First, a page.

By the way, tmj is a dental issue too so taking that into account when it comes to treatment is one of the things your dentist should take care of. You don't have to deal with this alone.
I was sorry to read how your dentist was communicating to you, it sounds somewhat like "this is how it is, just deal with it". It really doesn't have to be that way.

Thank you. Yes, that was the sort of attitude I was getting from the dentist. She said that it wouldn't be pleasant and that nobody likes getting root canals but it's just something that has to be done and put up with. I explained about my fear of my jaw locking and she said she would be able to sort that out if it happened but it's still a scary prospect and one that I really want to avoid happening if I can by taking the necessary rests, etc. It's a difficult one with my TMJ because while I do need rests and to be able to close my mouth, even if it's just for a very short time, if I do too much opening and closing it seizes up and opens less wide each time.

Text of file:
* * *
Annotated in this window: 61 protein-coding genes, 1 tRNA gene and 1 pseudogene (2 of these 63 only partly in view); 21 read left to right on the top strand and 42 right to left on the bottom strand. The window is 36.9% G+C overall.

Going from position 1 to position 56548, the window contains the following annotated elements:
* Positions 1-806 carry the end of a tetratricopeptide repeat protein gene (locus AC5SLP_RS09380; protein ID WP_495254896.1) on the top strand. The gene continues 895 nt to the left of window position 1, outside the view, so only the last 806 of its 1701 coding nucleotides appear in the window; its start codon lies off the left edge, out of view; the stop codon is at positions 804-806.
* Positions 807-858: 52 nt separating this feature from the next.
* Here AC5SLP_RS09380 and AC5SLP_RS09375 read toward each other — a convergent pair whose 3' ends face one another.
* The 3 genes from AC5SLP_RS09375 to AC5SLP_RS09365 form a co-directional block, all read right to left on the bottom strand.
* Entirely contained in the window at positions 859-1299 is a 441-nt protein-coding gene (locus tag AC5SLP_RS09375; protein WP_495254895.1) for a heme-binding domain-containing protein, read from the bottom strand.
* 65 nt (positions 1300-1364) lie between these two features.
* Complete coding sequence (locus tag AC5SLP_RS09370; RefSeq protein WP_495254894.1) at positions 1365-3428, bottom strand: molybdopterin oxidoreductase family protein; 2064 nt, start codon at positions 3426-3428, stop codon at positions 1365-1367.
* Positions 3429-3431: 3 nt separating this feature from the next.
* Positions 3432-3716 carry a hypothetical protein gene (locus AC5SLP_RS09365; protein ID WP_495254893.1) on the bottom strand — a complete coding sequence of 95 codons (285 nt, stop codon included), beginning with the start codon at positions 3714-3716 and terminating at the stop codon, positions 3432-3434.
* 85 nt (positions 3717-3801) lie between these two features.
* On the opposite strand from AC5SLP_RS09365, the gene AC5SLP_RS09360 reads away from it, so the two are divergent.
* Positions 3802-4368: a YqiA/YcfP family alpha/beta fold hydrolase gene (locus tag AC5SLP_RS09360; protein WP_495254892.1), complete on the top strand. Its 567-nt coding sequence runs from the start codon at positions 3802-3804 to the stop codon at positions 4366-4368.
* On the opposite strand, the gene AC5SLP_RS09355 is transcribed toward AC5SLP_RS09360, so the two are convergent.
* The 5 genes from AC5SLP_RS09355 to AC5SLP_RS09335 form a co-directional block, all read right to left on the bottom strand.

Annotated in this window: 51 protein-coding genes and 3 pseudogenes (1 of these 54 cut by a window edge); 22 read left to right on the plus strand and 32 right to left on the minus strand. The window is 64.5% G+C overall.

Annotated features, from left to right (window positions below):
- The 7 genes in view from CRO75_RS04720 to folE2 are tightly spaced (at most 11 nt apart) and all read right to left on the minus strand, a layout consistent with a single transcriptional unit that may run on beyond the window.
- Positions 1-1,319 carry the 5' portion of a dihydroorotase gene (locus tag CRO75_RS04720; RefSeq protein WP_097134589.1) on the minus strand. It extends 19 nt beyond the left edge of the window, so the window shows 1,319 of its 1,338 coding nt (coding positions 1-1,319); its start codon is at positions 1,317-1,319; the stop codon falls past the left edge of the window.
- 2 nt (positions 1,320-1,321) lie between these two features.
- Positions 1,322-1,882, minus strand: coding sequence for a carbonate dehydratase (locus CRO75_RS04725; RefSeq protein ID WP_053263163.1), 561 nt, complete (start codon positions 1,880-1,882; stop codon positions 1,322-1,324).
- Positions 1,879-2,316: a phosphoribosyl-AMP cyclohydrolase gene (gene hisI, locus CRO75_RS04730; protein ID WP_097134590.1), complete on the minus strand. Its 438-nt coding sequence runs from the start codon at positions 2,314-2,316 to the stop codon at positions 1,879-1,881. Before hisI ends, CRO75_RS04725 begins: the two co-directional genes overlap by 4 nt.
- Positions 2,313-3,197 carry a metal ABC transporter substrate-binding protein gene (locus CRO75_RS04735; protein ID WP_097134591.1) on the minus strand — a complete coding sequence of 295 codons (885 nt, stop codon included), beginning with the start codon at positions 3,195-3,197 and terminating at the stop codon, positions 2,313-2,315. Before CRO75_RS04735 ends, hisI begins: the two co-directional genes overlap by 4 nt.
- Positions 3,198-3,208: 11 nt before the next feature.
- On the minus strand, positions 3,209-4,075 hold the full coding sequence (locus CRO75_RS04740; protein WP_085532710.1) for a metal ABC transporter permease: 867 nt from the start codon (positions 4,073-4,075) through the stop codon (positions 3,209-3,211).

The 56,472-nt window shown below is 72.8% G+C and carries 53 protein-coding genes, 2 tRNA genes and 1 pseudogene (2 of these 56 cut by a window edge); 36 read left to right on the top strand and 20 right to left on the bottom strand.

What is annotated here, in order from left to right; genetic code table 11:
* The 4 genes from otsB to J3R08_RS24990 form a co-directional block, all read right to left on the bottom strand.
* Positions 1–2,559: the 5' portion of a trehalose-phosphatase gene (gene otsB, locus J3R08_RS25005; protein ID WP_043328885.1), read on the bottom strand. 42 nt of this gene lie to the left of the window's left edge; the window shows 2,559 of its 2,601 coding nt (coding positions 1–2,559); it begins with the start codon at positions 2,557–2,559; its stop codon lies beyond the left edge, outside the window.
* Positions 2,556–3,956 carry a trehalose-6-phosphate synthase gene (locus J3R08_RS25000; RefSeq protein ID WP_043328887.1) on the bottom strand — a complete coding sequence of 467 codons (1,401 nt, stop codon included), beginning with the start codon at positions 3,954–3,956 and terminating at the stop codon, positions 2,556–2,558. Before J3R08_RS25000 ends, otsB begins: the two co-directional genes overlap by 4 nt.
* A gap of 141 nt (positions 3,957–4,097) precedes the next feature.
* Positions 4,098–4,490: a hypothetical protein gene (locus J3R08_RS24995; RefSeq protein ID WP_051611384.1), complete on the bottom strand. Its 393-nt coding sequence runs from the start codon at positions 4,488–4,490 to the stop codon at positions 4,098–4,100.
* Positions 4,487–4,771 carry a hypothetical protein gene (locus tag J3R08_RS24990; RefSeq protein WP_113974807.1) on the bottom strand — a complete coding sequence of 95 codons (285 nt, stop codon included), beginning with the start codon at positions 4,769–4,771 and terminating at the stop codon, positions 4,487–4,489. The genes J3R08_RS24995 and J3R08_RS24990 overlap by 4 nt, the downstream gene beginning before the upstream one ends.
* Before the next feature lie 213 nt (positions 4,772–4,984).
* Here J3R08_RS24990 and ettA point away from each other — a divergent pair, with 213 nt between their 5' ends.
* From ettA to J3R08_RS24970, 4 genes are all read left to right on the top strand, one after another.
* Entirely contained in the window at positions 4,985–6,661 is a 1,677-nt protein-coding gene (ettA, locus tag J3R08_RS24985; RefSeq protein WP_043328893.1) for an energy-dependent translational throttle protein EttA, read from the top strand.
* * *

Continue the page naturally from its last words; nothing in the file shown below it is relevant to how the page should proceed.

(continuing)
Your post is reassuring though. It's the first time I've been told that taking rests and even maybe abandoning the treatment and starting again another day would be possible if needs be. I did think there must be some backup plan if treatment has to be halted for one reason or another. If only I'd had a dentist explain all of this before I might have felt able to have RCT on the other teeth I've lost.